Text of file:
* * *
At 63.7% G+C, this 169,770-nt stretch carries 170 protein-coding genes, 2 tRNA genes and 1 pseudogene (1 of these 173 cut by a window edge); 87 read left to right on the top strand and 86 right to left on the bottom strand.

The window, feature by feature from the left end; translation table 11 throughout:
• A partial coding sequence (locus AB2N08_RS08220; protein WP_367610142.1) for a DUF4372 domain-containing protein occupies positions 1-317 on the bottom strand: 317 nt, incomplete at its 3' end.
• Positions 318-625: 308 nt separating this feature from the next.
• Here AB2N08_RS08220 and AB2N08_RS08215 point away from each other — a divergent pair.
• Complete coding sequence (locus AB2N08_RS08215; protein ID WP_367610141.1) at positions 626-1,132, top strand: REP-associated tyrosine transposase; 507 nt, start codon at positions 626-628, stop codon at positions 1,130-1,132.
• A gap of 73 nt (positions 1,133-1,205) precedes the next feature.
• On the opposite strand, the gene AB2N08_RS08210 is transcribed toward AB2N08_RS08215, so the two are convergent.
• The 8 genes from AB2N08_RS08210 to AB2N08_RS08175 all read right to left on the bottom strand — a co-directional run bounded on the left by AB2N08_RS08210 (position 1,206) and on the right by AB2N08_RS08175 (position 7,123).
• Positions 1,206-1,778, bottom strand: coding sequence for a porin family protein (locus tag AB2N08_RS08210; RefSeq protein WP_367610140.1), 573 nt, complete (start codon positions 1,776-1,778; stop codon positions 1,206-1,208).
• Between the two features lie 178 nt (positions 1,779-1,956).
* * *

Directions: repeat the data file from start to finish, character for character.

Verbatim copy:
At 63.7% G+C, this 169,770-nt stretch carries 170 protein-coding genes, 2 tRNA genes and 1 pseudogene (1 of these 173 cut by a window edge); 87 read left to right on the top strand and 86 right to left on the bottom strand.

The window, feature by feature from the left end; translation table 11 throughout:
• A partial coding sequence (locus AB2N08_RS08220; protein WP_367610142.1) for a DUF4372 domain-containing protein occupies positions 1-317 on the bottom strand: 317 nt, incomplete at its 3' end.
• Positions 318-625: 308 nt separating this feature from the next.
• Here AB2N08_RS08220 and AB2N08_RS08215 point away from each other — a divergent pair.
• Complete coding sequence (locus AB2N08_RS08215; protein ID WP_367610141.1) at positions 626-1,132, top strand: REP-associated tyrosine transposase; 507 nt, start codon at positions 626-628, stop codon at positions 1,130-1,132.
• A gap of 73 nt (positions 1,133-1,205) precedes the next feature.
• On the opposite strand, the gene AB2N08_RS08210 is transcribed toward AB2N08_RS08215, so the two are convergent.
• The 8 genes from AB2N08_RS08210 to AB2N08_RS08175 all read right to left on the bottom strand — a co-directional run bounded on the left by AB2N08_RS08210 (position 1,206) and on the right by AB2N08_RS08175 (position 7,123).
• Positions 1,206-1,778, bottom strand: coding sequence for a porin family protein (locus tag AB2N08_RS08210; RefSeq protein WP_367610140.1), 573 nt, complete (start codon positions 1,776-1,778; stop codon positions 1,206-1,208).
• Between the two features lie 178 nt (positions 1,779-1,956).